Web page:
## Randomized AlgorithmsFor many applications, a randomized algorithm is either the simplest or the fastest algorithm available, and sometimes both. This book introduces the basic concepts in the design and analysis of randomized algorithms. The first part of the text presents basic tools such as probability theory and probabilistic analysis that are frequently used in algorithmic applications. Algorithmic examples are also given to illustrate the use of each tool in a concrete setting. In the second part of the book, each chapter focuses on an important area to which randomized algorithms can be applied, providing a comprehensive and representative selection of the algorithms that might be used in each of these areas. Although written primarily as a text for advanced undergraduates and graduate students, this book should also prove invaluable as a reference for professionals and researchers. |

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### Contents

I | ix |

II | 1 |

III | 3 |

IV | 28 |

V | 43 |

VI | 67 |

VII | 101 |

VIII | 127 |

X | 195 |

XI | 197 |

XII | 234 |

XIII | 278 |

XIV | 306 |

XV | 335 |

XVI | 368 |

XVII | 392 |

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### Common terms and phrases

adversary analysis apply assume binary bipartite graph Boolean cache Chapter Chernoff bound choice choose chosen clauses competitiveness coefficient compute Consider constraints contains corresponding cost define Definition deleted described determine deterministic algorithm distribution elements evaluation Exercise expanding graphs expected number expected running given graph G hash function independent inequality input integer intersection iteration least Lemma linear program lower bound Markov chain martingale matrix multiplication min-cut modulo node number of edges number of steps O(logn obtain offline online algorithm output pairwise independent partition path perfect matching permutation pointers polynomial prime processors proof prove quadratic residue random bits random variable random walk randomized algorithm recursive result RNC algorithm sampling satisfying Section segments Show skip list space square roots sub-tree subset Suppose technique Theorem treap truth assignment uniformly at random upper bound vector verify vertex weight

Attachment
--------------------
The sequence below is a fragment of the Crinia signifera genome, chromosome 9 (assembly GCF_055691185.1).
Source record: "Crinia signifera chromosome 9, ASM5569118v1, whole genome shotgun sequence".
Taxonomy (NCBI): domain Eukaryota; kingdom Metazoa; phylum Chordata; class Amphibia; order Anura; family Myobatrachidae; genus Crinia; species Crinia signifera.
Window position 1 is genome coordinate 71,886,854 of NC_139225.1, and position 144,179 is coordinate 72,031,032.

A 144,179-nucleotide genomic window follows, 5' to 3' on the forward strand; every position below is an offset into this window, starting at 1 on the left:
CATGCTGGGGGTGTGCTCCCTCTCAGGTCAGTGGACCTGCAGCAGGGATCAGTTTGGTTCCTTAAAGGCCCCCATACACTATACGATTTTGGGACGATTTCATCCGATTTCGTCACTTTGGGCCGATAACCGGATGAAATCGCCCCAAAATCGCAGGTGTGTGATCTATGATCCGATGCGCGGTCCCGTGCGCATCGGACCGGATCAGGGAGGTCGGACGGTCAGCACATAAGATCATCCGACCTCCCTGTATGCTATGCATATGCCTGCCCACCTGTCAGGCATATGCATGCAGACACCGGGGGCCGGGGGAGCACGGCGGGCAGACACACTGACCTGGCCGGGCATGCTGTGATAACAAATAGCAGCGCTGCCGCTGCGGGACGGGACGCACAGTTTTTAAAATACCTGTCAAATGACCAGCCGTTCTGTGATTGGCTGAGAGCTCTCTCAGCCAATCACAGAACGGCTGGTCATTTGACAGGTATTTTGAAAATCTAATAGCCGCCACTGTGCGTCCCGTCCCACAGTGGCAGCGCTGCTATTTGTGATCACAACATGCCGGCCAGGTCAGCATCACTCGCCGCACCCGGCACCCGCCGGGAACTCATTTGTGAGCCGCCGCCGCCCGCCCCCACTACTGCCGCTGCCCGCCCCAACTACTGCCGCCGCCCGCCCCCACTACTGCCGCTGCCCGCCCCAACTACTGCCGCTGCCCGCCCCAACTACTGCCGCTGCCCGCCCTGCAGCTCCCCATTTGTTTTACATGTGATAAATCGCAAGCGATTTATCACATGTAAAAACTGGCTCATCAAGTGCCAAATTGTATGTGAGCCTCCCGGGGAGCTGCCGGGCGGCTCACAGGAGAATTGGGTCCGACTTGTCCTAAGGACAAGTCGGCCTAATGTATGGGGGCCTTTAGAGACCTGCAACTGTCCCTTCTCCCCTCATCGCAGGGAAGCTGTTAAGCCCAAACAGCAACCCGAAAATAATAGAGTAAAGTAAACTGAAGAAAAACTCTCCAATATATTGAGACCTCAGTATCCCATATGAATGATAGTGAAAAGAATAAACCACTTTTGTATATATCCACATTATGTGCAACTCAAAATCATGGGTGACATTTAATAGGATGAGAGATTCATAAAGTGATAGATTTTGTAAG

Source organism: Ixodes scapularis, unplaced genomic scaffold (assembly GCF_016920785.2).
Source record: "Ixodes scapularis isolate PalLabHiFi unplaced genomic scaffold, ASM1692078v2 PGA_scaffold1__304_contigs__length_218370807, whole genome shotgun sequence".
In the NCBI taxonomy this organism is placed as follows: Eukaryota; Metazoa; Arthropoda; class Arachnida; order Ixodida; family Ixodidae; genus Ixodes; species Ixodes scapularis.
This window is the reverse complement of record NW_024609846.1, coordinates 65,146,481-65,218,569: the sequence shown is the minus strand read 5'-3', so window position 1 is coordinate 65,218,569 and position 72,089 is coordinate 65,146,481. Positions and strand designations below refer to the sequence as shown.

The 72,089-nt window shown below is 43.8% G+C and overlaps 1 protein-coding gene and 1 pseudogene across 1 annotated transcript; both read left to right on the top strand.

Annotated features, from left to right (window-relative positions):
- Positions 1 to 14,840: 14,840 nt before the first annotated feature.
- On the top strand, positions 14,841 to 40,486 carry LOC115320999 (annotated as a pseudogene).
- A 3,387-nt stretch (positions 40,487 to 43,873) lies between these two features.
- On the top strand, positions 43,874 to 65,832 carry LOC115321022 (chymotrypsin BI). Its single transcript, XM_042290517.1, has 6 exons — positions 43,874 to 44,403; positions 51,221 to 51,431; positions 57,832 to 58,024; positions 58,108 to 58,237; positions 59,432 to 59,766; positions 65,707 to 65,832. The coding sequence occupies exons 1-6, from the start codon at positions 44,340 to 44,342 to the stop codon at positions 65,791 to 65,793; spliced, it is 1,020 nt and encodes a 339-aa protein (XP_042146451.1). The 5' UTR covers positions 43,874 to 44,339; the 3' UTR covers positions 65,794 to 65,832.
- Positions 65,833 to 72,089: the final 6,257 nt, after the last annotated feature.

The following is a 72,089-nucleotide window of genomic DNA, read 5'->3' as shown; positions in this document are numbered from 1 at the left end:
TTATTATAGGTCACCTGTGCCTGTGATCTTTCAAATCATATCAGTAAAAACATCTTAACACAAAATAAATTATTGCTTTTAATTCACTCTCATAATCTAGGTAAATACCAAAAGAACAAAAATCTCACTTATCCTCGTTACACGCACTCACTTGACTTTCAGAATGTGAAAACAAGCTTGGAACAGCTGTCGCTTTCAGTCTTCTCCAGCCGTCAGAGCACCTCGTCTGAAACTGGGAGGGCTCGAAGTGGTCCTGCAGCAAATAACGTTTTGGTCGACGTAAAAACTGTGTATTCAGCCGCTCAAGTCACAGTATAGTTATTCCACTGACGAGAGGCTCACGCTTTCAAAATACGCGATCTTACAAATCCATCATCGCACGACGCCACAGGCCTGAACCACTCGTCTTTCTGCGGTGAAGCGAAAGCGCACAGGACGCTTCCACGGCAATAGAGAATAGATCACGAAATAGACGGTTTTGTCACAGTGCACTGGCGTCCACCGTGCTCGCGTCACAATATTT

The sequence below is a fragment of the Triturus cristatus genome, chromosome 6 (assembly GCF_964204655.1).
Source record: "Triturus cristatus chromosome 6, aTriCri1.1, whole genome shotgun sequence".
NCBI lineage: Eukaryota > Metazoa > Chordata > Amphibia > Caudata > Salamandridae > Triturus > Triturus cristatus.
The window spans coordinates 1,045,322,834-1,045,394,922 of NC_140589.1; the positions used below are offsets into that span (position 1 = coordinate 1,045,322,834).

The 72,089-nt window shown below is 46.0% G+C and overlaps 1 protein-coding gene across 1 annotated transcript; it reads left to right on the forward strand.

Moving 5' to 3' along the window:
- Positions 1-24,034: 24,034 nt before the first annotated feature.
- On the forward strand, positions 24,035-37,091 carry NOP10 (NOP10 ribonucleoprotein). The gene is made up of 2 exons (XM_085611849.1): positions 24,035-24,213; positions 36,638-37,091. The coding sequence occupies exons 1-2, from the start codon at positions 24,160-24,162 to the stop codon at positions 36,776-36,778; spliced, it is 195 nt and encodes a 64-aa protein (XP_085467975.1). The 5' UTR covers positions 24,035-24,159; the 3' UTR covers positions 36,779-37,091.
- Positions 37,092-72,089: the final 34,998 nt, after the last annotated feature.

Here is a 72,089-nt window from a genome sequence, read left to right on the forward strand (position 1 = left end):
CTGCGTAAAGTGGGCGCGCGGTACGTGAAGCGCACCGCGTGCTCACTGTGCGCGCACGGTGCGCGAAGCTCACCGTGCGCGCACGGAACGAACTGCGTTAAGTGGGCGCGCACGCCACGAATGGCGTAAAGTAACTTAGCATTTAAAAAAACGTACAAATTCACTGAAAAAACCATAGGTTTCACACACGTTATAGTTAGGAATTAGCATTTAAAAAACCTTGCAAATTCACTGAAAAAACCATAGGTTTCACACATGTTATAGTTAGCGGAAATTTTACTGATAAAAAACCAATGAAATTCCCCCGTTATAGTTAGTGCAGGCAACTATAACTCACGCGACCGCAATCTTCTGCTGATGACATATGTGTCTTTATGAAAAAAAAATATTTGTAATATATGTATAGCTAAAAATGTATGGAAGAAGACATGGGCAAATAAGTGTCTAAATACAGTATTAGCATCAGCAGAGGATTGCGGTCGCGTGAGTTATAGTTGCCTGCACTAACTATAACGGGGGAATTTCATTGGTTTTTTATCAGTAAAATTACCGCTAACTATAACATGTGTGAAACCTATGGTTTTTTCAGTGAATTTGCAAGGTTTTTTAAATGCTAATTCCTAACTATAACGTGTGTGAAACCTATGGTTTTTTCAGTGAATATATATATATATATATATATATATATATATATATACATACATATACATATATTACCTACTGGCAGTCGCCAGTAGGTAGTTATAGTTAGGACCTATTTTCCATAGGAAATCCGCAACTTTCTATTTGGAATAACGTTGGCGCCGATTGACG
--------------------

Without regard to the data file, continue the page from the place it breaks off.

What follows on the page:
### Popular passages

Page 463 - JP Schmidt, A. Siegel, and A. Srinivasan. Chernoff-Hoeffding bounds for applications with limited independence. In Proceedings of the 4th Annual ACM-SIAM Symposium on Discrete Algorithms, pages 331-340, 1993.

Page 451 - U. Manber and G. Myers. Suffix arrays: A new method for on-line string searches. In Proceedings of the 1st Annual ACM-SIAM Symposium on Discrete Algorithms, pages 319-327, 1990.

Page 452 - KL Clarkson. A Las Vegas algorithm for linear programming when the dimension is small. In Proc. 29th Annu. IEEE Sympos. Found. Comput. Sei., pages 452-456, 1988. [21] KL Clarkson and PW Shor. Applications of random sampling in computational geometry, II.